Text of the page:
Research may change course of flight instructor training
(PhysOrg.com) -- A new aviation training device in use at Arizona State University may help researchers develop rigorous new methods of training for both civilian and military instructor pilots.
The Air Force Research Laboratory, adjacent to ASU's Polytechnic campus, combined two single-control Personal Computer Aviation Training Devices (PCATD) and installed the resulting dual-control PCATD in a lab at the Polytechnic campus to study and improve flight training and instruction.
“There has been very little change in aviation instructor training over the last 50 to 60 years,” said ASU alumna Patricia Fitzgerald, a research psychologist with the Air Force team. “It has traditionally been more of an art than a science. What we want to do is produce a set of validated instructional methods that can be made available to aviation schools, instructors and instructor candidates.”
Commercially available dual-control flight training devices and simulators are very costly. Fitzgerald says that the modified PCATD is more affordable than commercial versions and students are already familiar with the single-control model.
The dual-control device consists of two desktop aircraft controls linked together to emulate the layout of a real cockpit. Students enrolled in instrumentation training as well as instructor training courses work side-by-side on the same simulator. Their training sessions are recorded and critiqued by expert instructors.
Using the dual-control device, the instructor candidate can interact with the student as he or she would in flight, rather than simply observing a student operating the single control model. For instance, instructor candidates can demonstrate how a maneuver is performed or reduce the student’s workload to allow the student to focus on a specific task.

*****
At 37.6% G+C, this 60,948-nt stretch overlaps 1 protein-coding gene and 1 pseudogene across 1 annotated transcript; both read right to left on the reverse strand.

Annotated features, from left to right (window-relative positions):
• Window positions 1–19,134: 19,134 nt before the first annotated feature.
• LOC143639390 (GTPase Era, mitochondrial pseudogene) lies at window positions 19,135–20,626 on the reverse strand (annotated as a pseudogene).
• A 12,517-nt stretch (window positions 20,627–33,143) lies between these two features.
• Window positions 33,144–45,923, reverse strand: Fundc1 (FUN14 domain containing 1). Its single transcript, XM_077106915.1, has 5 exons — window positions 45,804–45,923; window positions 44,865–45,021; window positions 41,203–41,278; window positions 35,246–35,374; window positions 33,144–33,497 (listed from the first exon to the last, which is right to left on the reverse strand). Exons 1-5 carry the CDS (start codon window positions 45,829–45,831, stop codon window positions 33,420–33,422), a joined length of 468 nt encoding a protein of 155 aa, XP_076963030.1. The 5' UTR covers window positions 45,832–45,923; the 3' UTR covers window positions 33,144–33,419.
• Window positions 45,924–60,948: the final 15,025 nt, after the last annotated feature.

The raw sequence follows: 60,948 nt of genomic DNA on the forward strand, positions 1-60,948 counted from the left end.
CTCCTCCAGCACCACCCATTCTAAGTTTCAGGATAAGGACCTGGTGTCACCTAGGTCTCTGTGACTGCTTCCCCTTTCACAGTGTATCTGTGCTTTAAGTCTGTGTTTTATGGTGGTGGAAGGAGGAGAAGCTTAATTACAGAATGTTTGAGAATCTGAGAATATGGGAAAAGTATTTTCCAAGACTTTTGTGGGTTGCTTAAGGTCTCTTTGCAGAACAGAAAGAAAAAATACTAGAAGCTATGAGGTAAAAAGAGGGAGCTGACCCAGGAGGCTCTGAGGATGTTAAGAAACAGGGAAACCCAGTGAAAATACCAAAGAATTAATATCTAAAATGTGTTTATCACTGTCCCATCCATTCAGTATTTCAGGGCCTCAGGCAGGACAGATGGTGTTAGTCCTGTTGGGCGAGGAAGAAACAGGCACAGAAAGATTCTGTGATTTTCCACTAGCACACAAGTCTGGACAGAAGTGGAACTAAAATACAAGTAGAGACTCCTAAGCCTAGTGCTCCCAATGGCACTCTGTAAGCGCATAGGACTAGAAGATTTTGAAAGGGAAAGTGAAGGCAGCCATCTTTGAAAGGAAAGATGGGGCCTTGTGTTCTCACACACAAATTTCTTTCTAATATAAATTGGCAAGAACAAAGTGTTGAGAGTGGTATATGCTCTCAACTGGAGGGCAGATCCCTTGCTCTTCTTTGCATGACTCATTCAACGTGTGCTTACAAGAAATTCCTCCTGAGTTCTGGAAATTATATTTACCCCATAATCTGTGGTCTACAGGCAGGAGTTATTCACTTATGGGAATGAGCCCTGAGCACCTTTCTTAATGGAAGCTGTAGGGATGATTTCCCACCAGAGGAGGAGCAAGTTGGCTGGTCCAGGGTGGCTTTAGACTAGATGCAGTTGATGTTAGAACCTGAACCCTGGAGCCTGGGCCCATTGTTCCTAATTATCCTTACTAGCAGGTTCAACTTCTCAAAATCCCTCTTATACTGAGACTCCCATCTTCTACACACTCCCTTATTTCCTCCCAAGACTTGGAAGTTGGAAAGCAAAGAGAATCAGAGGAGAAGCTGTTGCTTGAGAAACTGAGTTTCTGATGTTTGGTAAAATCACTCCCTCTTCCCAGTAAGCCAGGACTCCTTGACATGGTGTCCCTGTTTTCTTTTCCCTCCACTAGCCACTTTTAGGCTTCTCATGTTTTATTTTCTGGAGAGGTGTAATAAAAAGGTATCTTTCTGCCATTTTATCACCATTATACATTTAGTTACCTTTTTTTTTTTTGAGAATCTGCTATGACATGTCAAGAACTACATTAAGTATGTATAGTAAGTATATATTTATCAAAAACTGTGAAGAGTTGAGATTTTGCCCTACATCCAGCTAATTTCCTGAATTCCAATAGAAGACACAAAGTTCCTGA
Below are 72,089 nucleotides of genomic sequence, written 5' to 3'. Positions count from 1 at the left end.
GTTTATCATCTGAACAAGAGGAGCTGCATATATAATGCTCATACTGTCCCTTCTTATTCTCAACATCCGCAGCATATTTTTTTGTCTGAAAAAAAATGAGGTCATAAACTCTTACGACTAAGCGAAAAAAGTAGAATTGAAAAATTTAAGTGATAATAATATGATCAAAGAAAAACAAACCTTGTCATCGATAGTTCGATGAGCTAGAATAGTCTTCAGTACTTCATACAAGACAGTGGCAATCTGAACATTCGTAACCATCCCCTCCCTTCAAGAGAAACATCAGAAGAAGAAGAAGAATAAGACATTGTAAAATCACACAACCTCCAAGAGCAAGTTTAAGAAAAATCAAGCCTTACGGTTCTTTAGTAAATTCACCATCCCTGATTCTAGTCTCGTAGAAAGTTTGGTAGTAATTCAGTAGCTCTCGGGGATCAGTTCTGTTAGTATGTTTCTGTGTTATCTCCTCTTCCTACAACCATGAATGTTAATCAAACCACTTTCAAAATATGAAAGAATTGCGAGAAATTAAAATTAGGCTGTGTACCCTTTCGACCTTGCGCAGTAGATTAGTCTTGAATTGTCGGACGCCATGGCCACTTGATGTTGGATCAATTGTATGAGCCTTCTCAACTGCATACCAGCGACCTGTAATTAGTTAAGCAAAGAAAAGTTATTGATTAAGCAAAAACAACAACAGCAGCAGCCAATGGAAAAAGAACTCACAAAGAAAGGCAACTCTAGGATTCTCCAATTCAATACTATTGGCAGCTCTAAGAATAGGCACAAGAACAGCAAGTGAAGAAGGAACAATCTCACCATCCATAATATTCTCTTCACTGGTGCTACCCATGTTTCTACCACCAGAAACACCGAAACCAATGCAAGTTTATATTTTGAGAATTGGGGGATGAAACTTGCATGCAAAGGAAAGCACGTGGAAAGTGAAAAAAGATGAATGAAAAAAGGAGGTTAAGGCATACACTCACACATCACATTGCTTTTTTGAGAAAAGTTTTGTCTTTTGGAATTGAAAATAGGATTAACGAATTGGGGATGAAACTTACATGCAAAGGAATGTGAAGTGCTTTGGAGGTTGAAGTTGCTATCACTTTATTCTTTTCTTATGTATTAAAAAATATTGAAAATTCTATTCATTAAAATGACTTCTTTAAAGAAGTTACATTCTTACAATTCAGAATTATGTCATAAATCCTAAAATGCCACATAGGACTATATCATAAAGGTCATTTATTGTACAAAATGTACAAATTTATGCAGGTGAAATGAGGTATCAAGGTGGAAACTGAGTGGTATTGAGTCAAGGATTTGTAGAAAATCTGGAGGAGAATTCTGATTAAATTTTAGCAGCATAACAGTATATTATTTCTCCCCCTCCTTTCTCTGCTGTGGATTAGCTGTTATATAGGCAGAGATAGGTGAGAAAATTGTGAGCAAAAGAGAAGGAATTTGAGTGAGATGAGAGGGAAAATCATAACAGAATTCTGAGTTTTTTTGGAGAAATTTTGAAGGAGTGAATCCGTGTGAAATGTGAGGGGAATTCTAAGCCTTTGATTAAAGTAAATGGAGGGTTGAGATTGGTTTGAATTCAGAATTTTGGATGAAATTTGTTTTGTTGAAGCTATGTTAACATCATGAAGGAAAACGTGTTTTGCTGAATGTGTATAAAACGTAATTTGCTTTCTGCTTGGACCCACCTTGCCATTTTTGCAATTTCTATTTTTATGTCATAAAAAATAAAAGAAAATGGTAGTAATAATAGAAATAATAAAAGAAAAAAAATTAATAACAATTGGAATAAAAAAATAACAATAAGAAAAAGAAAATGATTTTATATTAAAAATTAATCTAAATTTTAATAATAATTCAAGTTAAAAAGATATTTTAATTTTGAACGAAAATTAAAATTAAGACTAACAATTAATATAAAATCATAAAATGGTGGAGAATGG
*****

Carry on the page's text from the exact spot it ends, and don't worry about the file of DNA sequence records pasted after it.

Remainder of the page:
In flight, instructors must be able to multitask - simultaneously instructing, observing, and remaining ready to take the controls at a moment’s notice. The dual-control simulator allows instructor candidates to practice those skills and expert instructors, to offer more relevant critiques.
Jim Anderson, a faculty member in the College of Technology and Innovation who is using the new device to help teach aviation students, said that the new device gives students one other very important advantage.
“Instructors fly from a different seat using opposite controls,” Anderson said. “From the pilot’s seat, you work the throttle with your right hand and the yoke control with your left; from the instructor’s seat, your hand positions are reversed. It might not seem like a big difference, but instructors in training have to learn to fly in a new way. They can’t gain that experience using our standard simulators.”
Anderson expects the dual-control simulator to improve instructor candidates’ skills before they are ever expected to take the instructor’s seat in an aircraft.
According to Dee Andrews, senior scientist and expert in training instruction with the Air Force Research Laboratory, the researchers hope to extend their study of student instructor techniques into behavior during flight instruction, as well as possibly conducting studies on the long-term outcomes of training programs.
“We’re hoping to identify strategies that can be used in commercial pilot training and, eventually, to apply those strategies to training instructor pilots for the Air Force,” Andrews said.